Miguel I's march to the city

Miguel I entering Muzadr, by Carlos Ulloa López, 1869.

On 24 July 1319, Salim V died of a stroke and was succeeded by his son, Salim VI. Salim VI wished to continue preventing war with Creeperopolis however he could. When news that Salim V died arrived in Salvador in September 1319, Miguel I immediately began preparations for a new war to capture Almadinat Almuqadasa. After two years of preparation, Pope Juan XXII presided over the Nativity Mass on 25 December 1321 and officially gave Miguel I his blessings. Miguel I, Monroy Pizarro, Ramiro Curtosé Rosales, who left his garrison at Zamora to join the campaign, and embarked with 120,000 soldiers west with the goal of destroying Almadinat Almuqadasa.

The first city captured by the Creeperans was Muzadr on 15 March 1322, south of La'Unión. It fell without resistance in fear of a massacre, but the population was massacred nonetheless. Salim VI was made aware of the fall of Muzadr in April 1322 and was alarmed of the breakage of peace. He quickly had al-Dhahir rally 40,000 soldiers and march north to halt the Creeperian advance and restore the peace. On 14 May 1322, the two armies met near the village of Zuwara. The Creeperans defeated the Deltinians and massacred 2,000 prisoners. The Deltinians fell back to Tikriqin, where they were again defeated on 15 April 1322. The Creeperans rested in Tikriqin until March 1323 to continue marching south. On 10 February 1323, Monroy Pizarro resigned from his position as Caudillo and was replaced by the son of Curtosé Rosales, Roberto Curtosé Cortéz.

On 6 July 1323, the Creeperans defeated the Deltinians at Jizanura, reaching the coast of Lake San Salvador. The Creeperans rested at Jizanura and spent time building 4 ships to blockade Almadinat Almuqadasa from the lake. On 15 June 1324, Deltinians under al-Dhahir attacked the Creeperans at Jizanura, but the attack was repulsed and the Creeperans began marching south to Almadinat Almuqadasa. Salim VI send a delegation to plead with the Creeperans to turn back. The delegation of ten was arrested and each was castrated. Nine were put to death while the last was released to inform the Caliph that the Creeperans will "burn Almadinat Almuqadasa in the name of God."

Order of battle

Caliphate of Deltino

Roundel of Caliph Salim VI.

The Caliphate of Deltino held a defensive position within the walls of Almadinat Almuqadasa in preparation for the Creeperian arrival. The Deltinians additionally had reinforcements south of the city, ready to attack the Creeperans during the siege. The Deltinians main source of supplies and resources was naval shipments from Buhayrat Alrasul, the second largest lake in the world. Modern sources estimate the size of the Deltinian army to be between 15,000 and 18,000 soldiers, while medieval Creeperian sources claim that the Deltinians wielded an unsustainable 3.4 million soldiers. The city itself had a population of around 225,000 people, excluding soldiers, by 1324, with an influx of possibly tens of thousands during the siege of Deltinians seeking refuge from the Creeperans.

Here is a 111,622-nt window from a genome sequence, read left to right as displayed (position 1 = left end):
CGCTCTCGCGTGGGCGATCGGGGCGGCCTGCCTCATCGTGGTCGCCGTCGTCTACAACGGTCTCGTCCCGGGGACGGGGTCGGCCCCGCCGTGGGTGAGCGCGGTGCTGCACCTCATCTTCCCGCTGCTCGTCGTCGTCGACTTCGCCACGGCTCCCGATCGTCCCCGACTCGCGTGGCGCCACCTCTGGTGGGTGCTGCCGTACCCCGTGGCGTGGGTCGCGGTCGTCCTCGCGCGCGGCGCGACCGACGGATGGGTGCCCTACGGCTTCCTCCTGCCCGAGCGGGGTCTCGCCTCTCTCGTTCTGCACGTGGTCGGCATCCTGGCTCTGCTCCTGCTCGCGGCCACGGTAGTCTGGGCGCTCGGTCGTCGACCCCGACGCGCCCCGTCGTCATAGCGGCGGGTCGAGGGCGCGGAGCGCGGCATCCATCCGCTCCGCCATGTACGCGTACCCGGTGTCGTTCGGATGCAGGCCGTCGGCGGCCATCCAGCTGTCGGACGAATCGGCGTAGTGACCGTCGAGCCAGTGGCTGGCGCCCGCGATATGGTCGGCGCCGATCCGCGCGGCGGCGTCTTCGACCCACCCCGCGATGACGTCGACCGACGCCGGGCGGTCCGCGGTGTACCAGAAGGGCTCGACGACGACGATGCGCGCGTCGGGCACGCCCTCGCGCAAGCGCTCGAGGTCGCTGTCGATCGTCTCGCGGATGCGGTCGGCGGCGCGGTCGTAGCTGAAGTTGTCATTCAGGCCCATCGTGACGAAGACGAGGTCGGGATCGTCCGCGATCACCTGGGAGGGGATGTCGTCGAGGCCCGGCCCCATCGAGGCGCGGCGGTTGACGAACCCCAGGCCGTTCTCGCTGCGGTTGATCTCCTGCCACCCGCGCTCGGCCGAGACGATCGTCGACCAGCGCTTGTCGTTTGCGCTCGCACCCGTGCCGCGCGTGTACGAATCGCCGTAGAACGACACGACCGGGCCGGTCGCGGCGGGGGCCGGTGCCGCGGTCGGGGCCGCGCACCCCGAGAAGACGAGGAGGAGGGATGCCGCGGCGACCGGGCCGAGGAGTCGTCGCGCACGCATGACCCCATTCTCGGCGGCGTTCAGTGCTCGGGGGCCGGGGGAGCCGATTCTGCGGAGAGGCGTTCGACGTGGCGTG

The commanders of the Caliphate of Deltino include:

Kingdom of Creeperopolis

Painting of King Miguel I.

The Kingdom of Creeperopolis prepared for a prolonged siege against the city of Almadinat Almuqadasa. Unlike the Deltinians, the Creeperans lacked any sort of reinforcement to assist them in the event of an overwhelming Deltinian attack. The Creeperans relied on scavenging the countryside and long-distance land connections for supplies and resources, as well as the good will of the locals. Modern sources estimate the size of the Creeperian army to be between 11,000 and 12,500 soldiers, while medieval Creeperian claimed that the Creeperans wielded a slightly larger force of 17,000 soldiers.

The commanders of the Kingdom of Creeperopolis include:

The Creeperans were also supported by approximately 1,000 soldiers from Honduras. The army was commanded by Ieltxu II, the king of Honduras, and Vitruvio of Gojeneche, his son and heir.

Course of the siege

Puyal Cisneros' blessing of Miguel I and the army, by Armando Obregón Pérez, 1884.

Before the beginning of the siege, Adémar Puyal Cisneros, the Official Representative of the Pope on the campaign and the Archbishop of Salvador, blessed Miguel I and the army to ensure that God would be on their side, and not against them. The blessing occurred on 30 August 1324, the day before the start of the siege.

Battle of Altal

On 1 September 1324, the Creeperans began sieging Almadinat Almuqadasa. Miguel I sensed that victory was near, and that the fall of the city would destroy the Caliphate of Deltino. Salim VI declared that he would not leave the city so long as it was under siege; he would end the siege or die trying. Iftikhar al-Dawla, the governor of the city, and Abdallah al-Mahdi, the commander of the city's garrison, made the same declaration.

Deltinians soldiers under al-Dhahir, reinforcements held outside the city, attacked the Creeperans on 17 September 1324 in an attempt to quickly end the siege by attacking the force from the rear while they were focused on attacking the city. In the ensuing Battle of Altal, the Deltinians sustained heavy losses despite the Creeperans facing attacks from al-Dhahir's forces and from the city's defending garrison. The losses inflicted on al-Dhahir's forces were so severe that he withdrew the Deltinian reinforcements south to prevent their total destruction and to tend to his soldiers' wounds. He also spent time to gather more men to join his forces to defend the capital, however, his withdrawal allowed the Creeperans to place their focus on attacking the city.

First Battle of Buhayrat Alrasul

Battle of Agalkha

Second Battle of Buhayrat Alrasul

Battle of Erbitba

Use of biological warfare

Breach of the walls and massacre


Decree of La'Victoria

Great Post-Deltinian War


Historical importance

Estimate and analysis of death toll

In popular culture

See also

Creeperopolis portal
Terraconserva portal


  1. Iberic: Asedio de Almadinat Almuqadasa; Creeperian pronunciation: [aˈse.di.o deˈmatˈ].

External links